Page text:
A critical task for research focused on neural mechanisms is to characterize the contributions of specific brain regions to episodic future thinking. Although this issue was addressed in several early studies of episodic future thinking (for review, see 4), novel approaches have appeared during the past few years (42, 50, 51). One involves adapting the widely used fMRI repetition suppression paradigm (52), where repetition-related reductions in neural activity are taken as indications that specific brain regions are involved in the processing of particular types of stimuli, by varying the content and frequency of future event simulation. In two experiments (53), participants simulated future events involving interactions with familiar people (social scenarios) or objects (non-social scenarios) in personally familiar locations. The frequency with which the participants simulated particular people, objects, and locations was manipulated, and reduced fMRI signal in a specific region as consequence of repeating a particular element was taken as evidence for the involvement of that region in processing the repeated element. Results revealed that distinct regions contribute to simulation of people (medial prefrontal cortex), interactions with objects (inferior frontal and premotor cortices) and locations (posterior cingulate/retrosplenial, parahippocampal and lateral parietal cortices). Moreover, simulated social scenarios (i.e., location-specific interactions with people) were linked with medial prefrontal, posterior cingulate, temporal–parietal and middle temporal cortices. The hippocampus, however, was responsive to entirely novel events for which all elements (i.e., person, place, and scenario) had not been previously simulated, pointing toward a link between hippocampal activity and event novelty, a finding that was also reported in an independent fMRI study of repeated event simulations (54). The repetition suppression technique has also been used to identify brain regions that contribute to emotional future simulations, with initial results linking the pulvinar nucleus of the thalamus to simulations of negative future events and the orbitofrontal cortex to positive events (55).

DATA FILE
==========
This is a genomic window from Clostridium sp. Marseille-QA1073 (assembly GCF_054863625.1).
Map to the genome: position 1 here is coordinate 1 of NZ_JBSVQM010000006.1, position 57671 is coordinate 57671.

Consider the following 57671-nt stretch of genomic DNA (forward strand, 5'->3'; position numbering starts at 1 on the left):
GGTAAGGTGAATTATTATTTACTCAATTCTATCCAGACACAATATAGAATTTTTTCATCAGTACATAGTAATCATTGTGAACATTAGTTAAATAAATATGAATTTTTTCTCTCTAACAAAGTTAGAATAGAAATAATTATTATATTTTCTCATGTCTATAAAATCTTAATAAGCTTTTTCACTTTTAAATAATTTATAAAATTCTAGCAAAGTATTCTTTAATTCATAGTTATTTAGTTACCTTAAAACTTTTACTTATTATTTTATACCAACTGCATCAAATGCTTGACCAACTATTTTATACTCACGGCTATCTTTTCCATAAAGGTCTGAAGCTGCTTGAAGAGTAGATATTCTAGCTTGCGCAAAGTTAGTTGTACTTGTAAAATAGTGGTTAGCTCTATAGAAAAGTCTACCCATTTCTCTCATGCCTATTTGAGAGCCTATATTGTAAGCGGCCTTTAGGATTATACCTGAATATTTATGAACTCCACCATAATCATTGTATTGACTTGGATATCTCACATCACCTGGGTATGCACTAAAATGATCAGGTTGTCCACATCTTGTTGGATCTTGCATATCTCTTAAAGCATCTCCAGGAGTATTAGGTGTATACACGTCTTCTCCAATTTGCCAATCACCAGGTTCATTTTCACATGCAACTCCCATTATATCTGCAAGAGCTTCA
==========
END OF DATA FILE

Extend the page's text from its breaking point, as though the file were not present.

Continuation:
The ESI procedure described earlier in behavioral experiments was recently applied to the analysis of neural mechanisms in an fMRI study in which participants were scanned as they imagined possible future experiences following either an ESI or a control induction (56). Participants exhibited significantly more activity in several core network regions during the construction of imagined events after the ESI than control induction. These regions included the left anterior hippocampus, right inferior parietal lobule, right posterior cingulate cortex, and right ventral precuneus. Further, a parametric modulation analysis indicated that induction-related differences in the episodic detail of imagined events were related to induction-related differences in the engagement of left anterior hippocampus and right inferior parietal lobule during the construction of imagined events. Resting-state functional connectivity analyses seeded in these two regions further revealed stronger coupling with core network regions following ESI compared with the control induction.